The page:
SU-E-J-163: Suppressing Motion Related Artifacts in 4D-CT Or 4D-CBCT Reconstruction Using Projections and Digitally Reconstructed Projections: Proof of Principle




It has been always challenging to reconstruct good quality 4D-CT or 4D-CBCT when the data are under-sampled for each individual phase. For example, CBCT data is often acquired with limited number of projections and while it is sufficient to reconstruct decent motion averaged images; reconstructing a 4D image from this limited data leads to motion induced artifacts. However, inherent in the projection data are both components that capture the moving and non-moving parts of the image. In this work, we test the feasibility of using such a dataset to separate out the moving and non-moving components and then reconstruct individual phase images to acquire a complete 4D reconstruction with reduced artifacts.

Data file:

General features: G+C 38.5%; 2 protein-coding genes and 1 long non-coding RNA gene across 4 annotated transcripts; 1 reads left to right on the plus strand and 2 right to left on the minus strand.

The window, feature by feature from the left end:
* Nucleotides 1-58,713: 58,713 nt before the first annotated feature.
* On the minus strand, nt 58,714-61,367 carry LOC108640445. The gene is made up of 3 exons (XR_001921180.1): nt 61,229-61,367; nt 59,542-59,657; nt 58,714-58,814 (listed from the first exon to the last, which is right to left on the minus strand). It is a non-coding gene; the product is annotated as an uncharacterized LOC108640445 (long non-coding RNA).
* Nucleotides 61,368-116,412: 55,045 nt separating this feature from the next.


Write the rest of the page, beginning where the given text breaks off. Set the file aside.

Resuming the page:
To test our theory, we simulated a simple 2D+time respiratory phantom, and demonstrated the feasibility using a simple filtered backprojection algorithm along with the proposed motion suppression technique to reconstruct 2D+time images. However, the concepts can be expanded to 3D+time (i.e. 4D) datasets both using conventional CT or CBCT acquisition. The core of the technique rests on separating out the motion components from individual projection data by selecting the minimum intensity between projections and digitally reconstructed projections. This information is then later added back into the final images reconstructed at each individual phase to suppress motion artifacts.


Initial results on a 2D+time simulated phantom proves that severe under-sampling artifacts can be eliminated and individual phase images can be reconstructed with high fidelity when compared to standard under-sampled filtered backprojection.


The technique is successfully demonstrated using simple backprojection, and hence computational complexity is comparable to standard backprojection (for CT) or FDK (for CBCT). Computational complexity will be significantly better when compared to traditional iterative methods that use regularization and penalty functions.

NIH R01CA133539